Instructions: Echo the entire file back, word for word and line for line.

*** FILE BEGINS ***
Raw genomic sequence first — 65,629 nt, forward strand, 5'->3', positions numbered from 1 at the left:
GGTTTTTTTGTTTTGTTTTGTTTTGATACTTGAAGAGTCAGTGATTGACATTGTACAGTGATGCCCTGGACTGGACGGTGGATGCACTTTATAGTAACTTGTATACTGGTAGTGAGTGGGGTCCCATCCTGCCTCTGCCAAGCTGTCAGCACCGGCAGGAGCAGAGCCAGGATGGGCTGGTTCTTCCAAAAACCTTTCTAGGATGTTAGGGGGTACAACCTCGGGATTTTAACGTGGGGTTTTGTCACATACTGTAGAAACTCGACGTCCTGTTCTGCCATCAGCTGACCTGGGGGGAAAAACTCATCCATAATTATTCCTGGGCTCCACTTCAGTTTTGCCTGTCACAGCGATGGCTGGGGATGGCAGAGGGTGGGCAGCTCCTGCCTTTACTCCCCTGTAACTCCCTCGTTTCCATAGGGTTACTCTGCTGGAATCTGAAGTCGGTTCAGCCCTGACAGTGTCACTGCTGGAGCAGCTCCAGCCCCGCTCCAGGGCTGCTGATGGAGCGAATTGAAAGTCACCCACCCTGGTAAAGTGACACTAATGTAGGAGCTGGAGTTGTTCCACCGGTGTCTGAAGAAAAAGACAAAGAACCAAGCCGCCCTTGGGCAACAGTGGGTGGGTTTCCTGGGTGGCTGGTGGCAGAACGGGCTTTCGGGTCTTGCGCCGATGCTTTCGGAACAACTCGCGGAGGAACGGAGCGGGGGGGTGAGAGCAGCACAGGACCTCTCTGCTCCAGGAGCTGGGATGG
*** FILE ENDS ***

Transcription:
Raw genomic sequence first — 65,629 nt, forward strand, 5'->3', positions numbered from 1 at the left:
GGTTTTTTTGTTTTGTTTTGTTTTGATACTTGAAGAGTCAGTGATTGACATTGTACAGTGATGCCCTGGACTGGACGGTGGATGCACTTTATAGTAACTTGTATACTGGTAGTGAGTGGGGTCCCATCCTGCCTCTGCCAAGCTGTCAGCACCGGCAGGAGCAGAGCCAGGATGGGCTGGTTCTTCCAAAAACCTTTCTAGGATGTTAGGGGGTACAACCTCGGGATTTTAACGTGGGGTTTTGTCACATACTGTAGAAACTCGACGTCCTGTTCTGCCATCAGCTGACCTGGGGGGAAAAACTCATCCATAATTATTCCTGGGCTCCACTTCAGTTTTGCCTGTCACAGCGATGGCTGGGGATGGCAGAGGGTGGGCAGCTCCTGCCTTTACTCCCCTGTAACTCCCTCGTTTCCATAGGGTTACTCTGCTGGAATCTGAAGTCGGTTCAGCCCTGACAGTGTCACTGCTGGAGCAGCTCCAGCCCCGCTCCAGGGCTGCTGATGGAGCGAATTGAAAGTCACCCACCCTGGTAAAGTGACACTAATGTAGGAGCTGGAGTTGTTCCACCGGTGTCTGAAGAAAAAGACAAAGAACCAAGCCGCCCTTGGGCAACAGTGGGTGGGTTTCCTGGGTGGCTGGTGGCAGAACGGGCTTTCGGGTCTTGCGCCGATGCTTTCGGAACAACTCGCGGAGGAACGGAGCGGGGGGGTGAGAGCAGCACAGGACCTCTCTGCTCCAGGAGCTGGGATGG